TOEFL Test Exam Pattern, Insights & Details



TOEFL (Test Of English Language as a foreign language) is the special test develop to evaluate the ability of a non-native speaker to use and understand English in an academic setting. This test is divided into four sections listening, reading, speaking and writing skills to perform academic tasks. This test is a computer-based test. The exam is conducted almost every year & 35 to 40 times in a year. The exam is conducted to check the speaking skills of individuals. The candidate who going to apply for a TOEFL exam should complete their four-year graduate degree from recognized university or equivalent to that of the USA. A three-year degree exam is not sufficient for this exam. The duration of the exam is four and a half-hour. There is no negative marking in the exam. 



Eligibility Criteria   Syllabus  |  Exam Pattern  |  Tips and Tricks  |  Take Free Mock Test  


Key Highlight
of TOEFL
Eligibility:
Candidate should complete a four-year bachelor's degree from a recognized University.
Application fees:
$180 in India
Type of Exam:
Computer-based exam
Exam Duration:
270 minutes
Paper Description:
1. Reading 2. Listening 3. Speaking 4. Writing

TOEFL Test Exam Pattern

Type: Computer-based test (CBT).
Duration: The duration of the paper TOEFL exam will be of 270 minutes.

Sections in the Paper:

  • Reading: 12-16 questions from 3-4 passages each
  • Listening: 4-6 lectures with 6 questions from each lecture
    • ​2-3 conversations with 5 questions from each conversation
  • Speaking: 6 tasks 
  • Writing: 1 integrated and 1 independent task

Syllabus Covered:  Syllabus of TOEFL Test Listening, Reading, Speaking & Writing.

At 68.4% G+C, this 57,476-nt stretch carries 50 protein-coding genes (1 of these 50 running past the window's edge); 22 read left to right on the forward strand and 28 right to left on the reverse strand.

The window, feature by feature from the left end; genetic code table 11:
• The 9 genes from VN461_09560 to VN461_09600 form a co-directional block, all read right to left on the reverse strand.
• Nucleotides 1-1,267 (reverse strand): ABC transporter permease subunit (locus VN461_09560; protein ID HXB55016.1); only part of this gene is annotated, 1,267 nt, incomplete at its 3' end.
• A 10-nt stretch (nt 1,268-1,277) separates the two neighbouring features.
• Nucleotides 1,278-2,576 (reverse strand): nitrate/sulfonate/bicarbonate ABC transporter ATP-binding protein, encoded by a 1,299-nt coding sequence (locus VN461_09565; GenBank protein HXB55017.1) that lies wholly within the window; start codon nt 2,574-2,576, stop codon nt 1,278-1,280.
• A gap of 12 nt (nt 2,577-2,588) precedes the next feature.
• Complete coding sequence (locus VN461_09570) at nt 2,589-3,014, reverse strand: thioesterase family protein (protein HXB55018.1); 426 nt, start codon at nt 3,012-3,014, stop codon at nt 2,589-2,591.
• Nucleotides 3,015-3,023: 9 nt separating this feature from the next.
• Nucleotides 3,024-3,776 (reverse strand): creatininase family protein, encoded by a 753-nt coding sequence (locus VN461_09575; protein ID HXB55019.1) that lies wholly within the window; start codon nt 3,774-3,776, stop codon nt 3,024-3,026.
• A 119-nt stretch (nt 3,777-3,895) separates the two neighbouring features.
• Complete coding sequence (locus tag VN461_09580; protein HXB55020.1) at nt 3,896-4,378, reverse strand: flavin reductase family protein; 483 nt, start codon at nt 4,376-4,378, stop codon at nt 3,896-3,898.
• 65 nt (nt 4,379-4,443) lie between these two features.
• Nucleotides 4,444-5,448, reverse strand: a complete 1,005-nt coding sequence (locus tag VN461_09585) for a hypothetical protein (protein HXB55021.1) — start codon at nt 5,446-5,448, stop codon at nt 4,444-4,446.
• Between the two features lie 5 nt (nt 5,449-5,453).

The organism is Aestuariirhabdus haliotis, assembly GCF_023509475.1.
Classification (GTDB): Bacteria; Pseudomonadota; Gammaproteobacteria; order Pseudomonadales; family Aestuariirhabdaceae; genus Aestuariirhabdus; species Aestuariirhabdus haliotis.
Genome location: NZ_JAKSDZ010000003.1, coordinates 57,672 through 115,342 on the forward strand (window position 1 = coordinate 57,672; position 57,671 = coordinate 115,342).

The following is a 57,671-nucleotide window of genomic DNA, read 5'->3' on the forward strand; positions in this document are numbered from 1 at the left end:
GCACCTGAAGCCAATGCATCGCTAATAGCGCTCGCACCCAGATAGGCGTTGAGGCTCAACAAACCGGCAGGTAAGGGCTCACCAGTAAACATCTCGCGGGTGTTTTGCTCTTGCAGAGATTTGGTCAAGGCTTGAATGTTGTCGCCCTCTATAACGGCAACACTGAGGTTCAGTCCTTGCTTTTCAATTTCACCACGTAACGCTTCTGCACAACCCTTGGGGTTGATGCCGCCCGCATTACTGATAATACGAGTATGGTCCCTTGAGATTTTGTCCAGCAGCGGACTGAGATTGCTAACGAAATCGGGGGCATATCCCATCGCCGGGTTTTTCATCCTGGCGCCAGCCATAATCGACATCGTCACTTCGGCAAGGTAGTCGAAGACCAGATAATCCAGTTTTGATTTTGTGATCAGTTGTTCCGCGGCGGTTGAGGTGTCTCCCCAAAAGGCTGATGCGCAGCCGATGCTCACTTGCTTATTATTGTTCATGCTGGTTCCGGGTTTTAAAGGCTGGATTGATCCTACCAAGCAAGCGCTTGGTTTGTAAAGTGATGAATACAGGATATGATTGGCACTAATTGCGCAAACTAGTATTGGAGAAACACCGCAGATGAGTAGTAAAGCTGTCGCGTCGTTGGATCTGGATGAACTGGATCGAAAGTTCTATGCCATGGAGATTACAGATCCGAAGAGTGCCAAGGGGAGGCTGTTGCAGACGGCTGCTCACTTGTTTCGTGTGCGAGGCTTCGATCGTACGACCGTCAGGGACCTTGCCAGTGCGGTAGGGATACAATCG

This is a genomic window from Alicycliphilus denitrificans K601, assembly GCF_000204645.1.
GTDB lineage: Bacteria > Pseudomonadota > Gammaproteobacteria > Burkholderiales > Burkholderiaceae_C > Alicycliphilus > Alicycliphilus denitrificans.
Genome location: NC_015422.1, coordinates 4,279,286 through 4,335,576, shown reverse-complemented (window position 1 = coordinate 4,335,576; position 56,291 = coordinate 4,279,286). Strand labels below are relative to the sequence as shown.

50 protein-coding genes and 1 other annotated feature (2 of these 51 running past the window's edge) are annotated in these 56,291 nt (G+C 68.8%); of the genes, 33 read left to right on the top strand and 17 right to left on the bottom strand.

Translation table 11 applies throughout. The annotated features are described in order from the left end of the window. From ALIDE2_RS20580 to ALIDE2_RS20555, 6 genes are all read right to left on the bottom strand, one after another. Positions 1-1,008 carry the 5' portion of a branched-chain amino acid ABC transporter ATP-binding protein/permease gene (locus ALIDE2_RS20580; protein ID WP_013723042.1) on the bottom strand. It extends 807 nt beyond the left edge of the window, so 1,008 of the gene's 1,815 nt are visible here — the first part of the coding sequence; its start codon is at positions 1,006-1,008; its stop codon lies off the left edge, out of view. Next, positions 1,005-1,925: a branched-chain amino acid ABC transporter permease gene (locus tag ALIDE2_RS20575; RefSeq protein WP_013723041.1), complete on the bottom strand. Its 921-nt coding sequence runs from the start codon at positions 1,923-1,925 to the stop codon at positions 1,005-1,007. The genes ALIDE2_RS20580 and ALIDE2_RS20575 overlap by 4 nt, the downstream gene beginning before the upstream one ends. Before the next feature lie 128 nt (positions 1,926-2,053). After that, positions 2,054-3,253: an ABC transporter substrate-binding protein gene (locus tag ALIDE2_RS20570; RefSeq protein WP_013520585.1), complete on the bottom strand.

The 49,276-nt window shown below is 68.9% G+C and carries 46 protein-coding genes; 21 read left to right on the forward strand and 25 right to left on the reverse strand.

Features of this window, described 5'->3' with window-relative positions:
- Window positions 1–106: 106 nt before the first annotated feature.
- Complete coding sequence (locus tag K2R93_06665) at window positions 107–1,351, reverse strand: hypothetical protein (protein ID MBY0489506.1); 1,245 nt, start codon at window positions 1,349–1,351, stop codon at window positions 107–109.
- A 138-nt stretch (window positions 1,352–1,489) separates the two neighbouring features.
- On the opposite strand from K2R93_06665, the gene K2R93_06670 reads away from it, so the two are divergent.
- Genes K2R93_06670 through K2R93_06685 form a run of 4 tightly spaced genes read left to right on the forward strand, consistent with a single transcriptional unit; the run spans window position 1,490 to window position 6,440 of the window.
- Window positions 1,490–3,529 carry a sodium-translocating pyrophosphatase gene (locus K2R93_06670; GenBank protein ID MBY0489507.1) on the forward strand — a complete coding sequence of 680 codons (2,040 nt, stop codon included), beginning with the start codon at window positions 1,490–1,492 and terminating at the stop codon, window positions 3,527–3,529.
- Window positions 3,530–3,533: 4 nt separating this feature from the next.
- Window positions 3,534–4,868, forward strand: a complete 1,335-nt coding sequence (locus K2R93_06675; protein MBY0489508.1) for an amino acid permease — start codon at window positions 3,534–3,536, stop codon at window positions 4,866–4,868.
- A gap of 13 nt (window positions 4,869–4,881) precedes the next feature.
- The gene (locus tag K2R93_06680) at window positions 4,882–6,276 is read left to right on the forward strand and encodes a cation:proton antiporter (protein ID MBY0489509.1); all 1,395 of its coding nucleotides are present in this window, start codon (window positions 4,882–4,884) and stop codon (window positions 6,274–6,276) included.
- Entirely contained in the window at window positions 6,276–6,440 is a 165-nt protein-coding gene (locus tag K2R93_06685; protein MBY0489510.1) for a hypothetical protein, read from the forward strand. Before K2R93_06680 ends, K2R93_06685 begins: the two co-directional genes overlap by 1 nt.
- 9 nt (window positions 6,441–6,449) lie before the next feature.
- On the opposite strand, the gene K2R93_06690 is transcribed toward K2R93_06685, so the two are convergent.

The reading section will cover 3 or 4 passages from the academic test.

Listening section will cover questions from Listening lectures, classroom conversations, & discussions.

The speaking section will cover topics from familiar topics, speak based on reading & Listening. The writing section will cover Topics from Essay writing & based on reading & Listening tasks. 

Marking Scheme:  Different marking schemes for each section and there is no negative marking.

Understanding the competition in TOEFL Test 
Understanding the competition is an important step before appearing for any competitive exam, so it is for TOEFL. The TOEFL (Test of English language as a foreign language) is the special test develop to evaluates the ability of a non-native speaker to use and understand English. The candidates need to outperform others to secure a spot in the shortlist for the written test, GD (Group Discussion) and finally PI (Personal Interview) process.
TOEFL is a test of communication and the ability to take the organization's pressure. In any business organization, the manager has to undergo stress and face market reality to maintain the positioning of the company's brand. Hence, in this context, TOEFL aspirants are being tested not only for their communication skills and language skills but the added pressure of Listening & writing skills. TOEFL exam helps the aspirants who want to work in the Business Environment.

Minimum marks required for Admission in TOEFL

Here is a list of some universities and the TOEFL score they want you to have to enter it or to validate specific diplomas. The minimum TOEFL score requires getting admission in US universities.  Montana State University - minimum 550 marks, Morgan State University minimum 500 marks are required to get admission.

TOEFL iBT test Sections 

Reading Topics and syllabus